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Wolverton v. Hardin Memorial Hospital

United States District Court, W.D. Kentucky, Louisville Division

August 26, 2019

JOHN PATRICK WOLVERTON, Plaintiff,
v.
HARDIN MEMORIAL HOSPITAL, et al., Defendants.

          Plaintiff, pro se Defendants Hardin County Attorney

          MEMORANDUM OPINION AND ORDER

          David J. Hale, Judge United States District Court

         Plaintiff John Patrick Wolverton filed a pro se, in forma pauperis 42 U.S.C. § 1983 complaint (DN 1). This matter is before the Court for screening pursuant to 28 U.S.C. § 1915A and McGore v. Wrigglesworth, 114 F.3d 601 (6th Cir. 1997), overruled on other grounds by Jones v. Bock, 549 U.S. 199 (2007).

         I. STATEMENT OF CLAIMS

         At the time Plaintiff filed his complaint, he was incarcerated in the Marshall County Jail. He has since notified the Court of his release from prison. As Defendants, Plaintiff names the Hardin Memorial Hospital, the Hardin County Sheriff's Department, and Dr. Ross Walton, a Hardin Memorial Hospital doctor, in his official capacity. The complaint states, “I was asked to give urine sample and I told them I could not pee. I asked for water and they told me no at which time they handcuffed me to a bed and forced a catheter in me.” Plaintiff states further, “No physical injuries sustained. However emotionally I was and the fact I did not give consent for them to forcefully collect my urine is a violation of my civil rights.”

         II. ANALYSIS

         When a prisoner initiates a civil action seeking redress from a governmental entity, officer, or employee, the trial court must review the complaint and dismiss the action, if the Court determines that it is frivolous or malicious, fails to state a claim upon which relief may be granted, or seeks monetary relief from a defendant who is immune from such relief. See 28 U.S.C. § 1915A(b)(1) and (2). A claim is legally frivolous when it lacks an arguable basis either in law or in fact. Neitzke v. Williams, 490 U.S. 319, 325 (1989). The Court may, therefore, dismiss a claim as frivolous where it is based on an indisputably meritless legal theory or where the factual contentions are clearly baseless. Id. at 327. When determining whether a plaintiff has stated a claim upon which relief can be granted, the Court must construe the complaint in a light most favorable to Plaintiff and accept all of the factual allegations as true. Prater v. City of Burnside, Ky., 289 F.3d 417, 424 (6th Cir. 2002). While a reviewing court must liberally construe pro se pleadings, Boag v. MacDougall, 454 U.S. 364, 365 (1982) (per curiam), to avoid dismissal, a complaint must include “enough facts to state a claim to relief that is plausible on its face.” Bell Atl. Corp. v. Twombly, 550 U.S. 544, 570 (2007).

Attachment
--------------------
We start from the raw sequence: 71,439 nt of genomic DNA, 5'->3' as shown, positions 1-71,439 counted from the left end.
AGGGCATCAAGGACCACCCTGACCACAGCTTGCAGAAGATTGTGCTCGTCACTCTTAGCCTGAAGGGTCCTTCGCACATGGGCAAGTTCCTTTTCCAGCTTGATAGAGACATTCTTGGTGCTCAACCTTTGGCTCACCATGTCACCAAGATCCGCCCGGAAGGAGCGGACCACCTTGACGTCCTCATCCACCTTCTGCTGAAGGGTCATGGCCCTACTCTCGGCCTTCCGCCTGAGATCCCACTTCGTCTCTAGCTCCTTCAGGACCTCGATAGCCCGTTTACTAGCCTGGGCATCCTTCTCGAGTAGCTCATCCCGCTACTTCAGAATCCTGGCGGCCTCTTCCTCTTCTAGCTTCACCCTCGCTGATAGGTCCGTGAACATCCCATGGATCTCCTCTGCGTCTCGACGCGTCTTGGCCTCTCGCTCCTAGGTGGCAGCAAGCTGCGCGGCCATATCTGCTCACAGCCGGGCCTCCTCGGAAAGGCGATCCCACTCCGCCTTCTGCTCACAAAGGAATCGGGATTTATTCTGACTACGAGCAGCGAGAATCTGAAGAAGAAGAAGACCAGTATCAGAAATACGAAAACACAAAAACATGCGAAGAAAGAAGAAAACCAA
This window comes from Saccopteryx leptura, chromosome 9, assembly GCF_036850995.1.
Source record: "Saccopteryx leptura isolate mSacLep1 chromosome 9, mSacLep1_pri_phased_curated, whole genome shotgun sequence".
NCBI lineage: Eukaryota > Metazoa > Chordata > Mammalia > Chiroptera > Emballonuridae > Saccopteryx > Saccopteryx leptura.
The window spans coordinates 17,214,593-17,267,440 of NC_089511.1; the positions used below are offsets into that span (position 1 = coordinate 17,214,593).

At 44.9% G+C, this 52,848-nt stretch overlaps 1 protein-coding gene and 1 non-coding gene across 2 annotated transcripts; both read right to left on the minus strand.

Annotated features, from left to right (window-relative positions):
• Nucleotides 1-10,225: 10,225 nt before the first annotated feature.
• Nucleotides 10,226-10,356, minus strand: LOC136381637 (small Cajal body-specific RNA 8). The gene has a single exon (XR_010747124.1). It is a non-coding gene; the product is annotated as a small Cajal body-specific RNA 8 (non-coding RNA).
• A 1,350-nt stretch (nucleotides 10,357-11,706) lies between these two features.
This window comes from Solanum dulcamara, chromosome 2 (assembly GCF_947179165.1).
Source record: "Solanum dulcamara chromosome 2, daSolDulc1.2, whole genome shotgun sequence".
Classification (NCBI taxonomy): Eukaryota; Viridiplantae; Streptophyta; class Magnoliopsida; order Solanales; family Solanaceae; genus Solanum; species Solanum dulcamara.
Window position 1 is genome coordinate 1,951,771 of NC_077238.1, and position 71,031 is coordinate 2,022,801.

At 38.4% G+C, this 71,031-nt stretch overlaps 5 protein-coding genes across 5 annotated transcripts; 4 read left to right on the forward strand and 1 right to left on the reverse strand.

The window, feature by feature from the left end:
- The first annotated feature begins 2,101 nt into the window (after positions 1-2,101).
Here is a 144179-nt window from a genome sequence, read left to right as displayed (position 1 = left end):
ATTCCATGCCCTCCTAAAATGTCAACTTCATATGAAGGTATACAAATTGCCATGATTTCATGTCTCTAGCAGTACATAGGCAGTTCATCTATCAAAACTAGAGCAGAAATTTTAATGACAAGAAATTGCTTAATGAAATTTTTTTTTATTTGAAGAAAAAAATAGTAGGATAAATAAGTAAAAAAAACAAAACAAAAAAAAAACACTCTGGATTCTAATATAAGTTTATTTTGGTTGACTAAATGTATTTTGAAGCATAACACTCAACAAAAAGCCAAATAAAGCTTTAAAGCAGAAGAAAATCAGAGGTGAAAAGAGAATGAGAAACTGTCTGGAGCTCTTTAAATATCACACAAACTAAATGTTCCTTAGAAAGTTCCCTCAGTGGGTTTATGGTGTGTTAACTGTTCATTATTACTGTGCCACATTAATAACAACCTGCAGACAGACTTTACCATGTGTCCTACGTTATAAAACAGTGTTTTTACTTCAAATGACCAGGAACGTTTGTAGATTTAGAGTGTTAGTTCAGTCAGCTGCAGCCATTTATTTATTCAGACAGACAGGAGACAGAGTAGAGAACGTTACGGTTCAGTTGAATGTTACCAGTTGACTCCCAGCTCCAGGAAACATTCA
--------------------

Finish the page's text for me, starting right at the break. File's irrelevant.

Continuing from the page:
“Official-capacity suits . . . ‘generally represent [ ] another way of pleading an action against an entity of which an officer is an agent.'” Kentucky v. Graham, 473 U.S. 159, 165 (1985) (quoting Monell v. New York City Dep't of Soc. Servs., 436 U.S. 658, 690 n.55 (1978)). Thus, suing employees in their official capacities is the equivalent of suing their employer. Lambert v. Hartman, 517 F.3d 433, 439-40 (6th Cir. 2008); Matthews v. Jones, 35 F.3d 1046, 1049 (6th Cir. 1994); Smallwood v. Jefferson Cty. Gov't, 743 F.Supp. 502, 503 (W.D. Ky. 1990). Therefore, the Court construes Plaintiff's official-capacity claim against Dr. Walton as brought against his employer, the Hardin Memorial Hospital.

         Neither the Hardin Memorial Hospital[1] nor the Hardin County Sheriff's Department is an entity capable of being sued under § 1983. Under § 1983, “person” includes individuals and “bodies politic and corporate.” Monell, 436 U.S. at 689-90 & n.55; Hix v. Tenn. Dep't. of Corr., 196 Fed.Appx. 350, 355 (6th Cir. 2006) (“A prison's medical department is not an entity with a corporate or political existence[.]”); Mumford v. Basinski, 105 F.3d 264, 267 (6th Cir. 1997); Rhodes v. McDannel, 945 F.2d 117, 120 (6th Cir. 1991) (per curiam) (holding that a police department may not be sued under § 1983); Garner v. Hamilton Cty. Sheriff's Dep't, No. 1:14-CV-262-CLC-CHS, 2015 WL 4873075, at *1 (E.D. Tenn. Aug. 13, 2015) (“[T]he Sixth Circuit and courts in this district have previously held that a county sheriff's department is not an entity subject to suit under § 1983.” (and citing cases)). Instead, Plaintiff's claims against these entities are against Hardin County itself. Consequently, the Court interprets Plaintiff's claim against Defendants as being brought against Hardin County.

         On preliminary review, the Court will allow Plaintiff's suit to proceed against Hardin County.

         IT IS ORDERED that the claims against Hardin Memorial Hospital, Hardin County Sheriff's Department, and Dr. Ross Walton are DISMISSED for failure to state a claim upon which relief may be granted pursuant to U.S.C. § 1915A(b)(1).

         The Clerk of Court is DIRECTED to terminate Hardin Memorial Hospital, Hardin County Sheriff's Department, and Dr. Ross Walton as parties to this action.

         The Clerk of Court is FURTHER DIRECTED to add Hardin County as Defendant in this case.

         The Court will enter a separate Order Directing Service and Scheduling Order to govern the development of this case. In allowing Plaintiffs claim to go forward, the ...


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